As state legislators contemplate the future of unemployment benefits, the health of Michigan’s economy hangs in the balance.
Michigan’s quick recovery, largely thanks to the automotive sector working double time after two months of lost production, has stalled out.
Jobs posts remain well below January levels and long-term unemployment is on the rise. More than 230,000 unemployed Michiganders entered the federal Pandemic Emergency Unemployment Compensation program between Aug. 29 and Sept. 19, according to U.S. Department of Labor data.
That system pays benefits for those unemployed longer than 26 weeks. In other words, hundreds of thousands of Michiganders have been laid off since March with no sign of returning to a job. The Michigan Department of Labor and Economic Opportunity has failed to tell Crain’s just how many people would be impacted if an agreement to extend benefits isn’t reached.
Gov. Gretchen Whitmer’s office claims as many as 800,000 in the state could see a loss of benefits. That’s an exaggeration, to say the least. Roughly 768,000 Michiganders were on some form of unemployment as of Sept. 19. The likelihood of all of them are past the traditional 20 weeks of state unemployment benefits is just not possible given new initial claims each week.
In the meantime, the state’s economy has been buoyed by consumer spending, much of which is in direct relation to federal stimulus and state unemployment payouts.
Consumer spending in the state is up roughly 12 percent since January, despite nearly 800,000 or about 8 percent of all men, women and children in the state, drawing some form of unemployment nearly seven months into the pandemic, according to data from the Opportunity Insights real-time tracker operated by economists at Harvard University.
The math is simple: Any disruption to the unemployment benefits or an extension that eviscerates the six-week extension of benefits enacted by executive order from Whitmer will damage the state’s economy in what economists now expect to be a long-toothed recession.
The Michigan House of Representatives is expected to vote as soon as Tuesday on extending unemployment benefits from 20 to 26 weeks through the end of the year — a temporary fix for what will be a much longer problem.
The issue is of critical importance to low-income Michiganders, who have been more acutely harmed by the pandemic recession than any other group.
The unemployment rate for Michigan’s low-income workers — those earning $27,000 or less annually — was down nearly 18 percent at the end of August. High-income workers, those making more than $60,000 annually as defined by the Harvard economists, have largely been unaffected with employment 1.3 percent higher in August than in January.
Retail and hospitality jobs were pummeled by the pandemic and forced closures by the governor’s office, bottoming out in April at more than 50 percent fewer jobs than in January. A large number of those jobs have recovered as restrictions loosened, to the point where retail and hospitality jobs are down fewer than 10 percent from the start of the year. Education and health services positions, however, continue to bleed out, now down nearly 11 percent from January.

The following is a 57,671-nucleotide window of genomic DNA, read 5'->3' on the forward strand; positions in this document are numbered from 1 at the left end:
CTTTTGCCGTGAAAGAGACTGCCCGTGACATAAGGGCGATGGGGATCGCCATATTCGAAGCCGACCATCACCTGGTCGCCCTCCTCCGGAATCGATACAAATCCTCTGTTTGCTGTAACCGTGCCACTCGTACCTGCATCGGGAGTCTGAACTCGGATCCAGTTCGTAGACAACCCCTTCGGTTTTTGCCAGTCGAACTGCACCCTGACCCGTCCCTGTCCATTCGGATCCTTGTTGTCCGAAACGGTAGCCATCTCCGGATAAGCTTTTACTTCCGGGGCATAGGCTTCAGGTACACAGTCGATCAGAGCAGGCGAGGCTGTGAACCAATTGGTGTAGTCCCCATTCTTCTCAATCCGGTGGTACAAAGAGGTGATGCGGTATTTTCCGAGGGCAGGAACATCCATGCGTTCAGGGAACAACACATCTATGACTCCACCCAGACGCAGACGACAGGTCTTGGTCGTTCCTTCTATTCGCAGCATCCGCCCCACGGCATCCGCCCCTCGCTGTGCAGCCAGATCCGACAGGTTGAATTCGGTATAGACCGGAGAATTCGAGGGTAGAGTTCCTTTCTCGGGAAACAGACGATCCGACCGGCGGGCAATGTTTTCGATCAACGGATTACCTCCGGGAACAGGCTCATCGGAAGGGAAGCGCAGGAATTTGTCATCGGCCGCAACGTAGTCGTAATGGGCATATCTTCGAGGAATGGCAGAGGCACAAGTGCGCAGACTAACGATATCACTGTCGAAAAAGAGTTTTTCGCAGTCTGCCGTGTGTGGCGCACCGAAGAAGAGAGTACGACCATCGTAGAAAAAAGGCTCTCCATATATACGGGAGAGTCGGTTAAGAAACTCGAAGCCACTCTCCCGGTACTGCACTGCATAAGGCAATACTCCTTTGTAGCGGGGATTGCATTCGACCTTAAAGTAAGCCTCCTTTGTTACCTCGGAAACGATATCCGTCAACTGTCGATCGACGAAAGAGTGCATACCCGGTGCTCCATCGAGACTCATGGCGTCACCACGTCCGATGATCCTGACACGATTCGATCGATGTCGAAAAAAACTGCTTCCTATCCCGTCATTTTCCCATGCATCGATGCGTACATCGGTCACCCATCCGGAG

But with all the employment pain abounding, consumer spending has not followed suit. In fact, consumer spending in Michigan is actually up a shocking 16.9 percent since January.
Low-income earners, those most acutely affected by layoffs, have outpaced the spending of high-income earners, by percentage, through most of the pandemic. In fact, high-income spending didn’t eclipse low-income spending until the end of August, according to the Opportunity Insights tracker.
Since January, consumer spending among low-income individuals is up 22.8 percent, compared to high-income earners’ spending up 23.7 percent.
Current Harvard projections show long-term unemployment peaking in early 2021. But depending on the quality of the recovery, they say as many as 3.9 million people at best and 5.1 million in a worst-case scenario will face long-term unemployment.
A staggering number of Americans, roughly 700,000, stopped looking for work at all last month, which partly explains a rosier than imagined 7.9 percent unemployment rate. Those that have dropped out aren’t counted in the unemployment number.
And optimism among business leaders is waning. Of state and local chamber of commerce executives in the U.S. surveyed last month by Siena College Research Institute, only 55 percent believe economic conditions will improve by the end of 2021 — more than a year from today. Even more startling, 32 percent of those surveyed believe economic conditions will have worsened and only 23 percent believe the U.S. will likely be out of the recession by then.
Michigan’s manufacturing and health care sectors carry the economic water for the state. I previously mentioned the impact COVID-19 and the pandemic has had on health care jobs. The manufacturing sector recovered quickly, thanks to automotive, but if next year doesn’t prove to be a banner year economically, it’s unlikely automakers and suppliers will maintain a portion of their workforce.
The data is undeniable. Michigan’s economy, for the near future, is going to be reliant on unemployment benefits or suffer the consequences of diminished consumer spending and an even longer recession.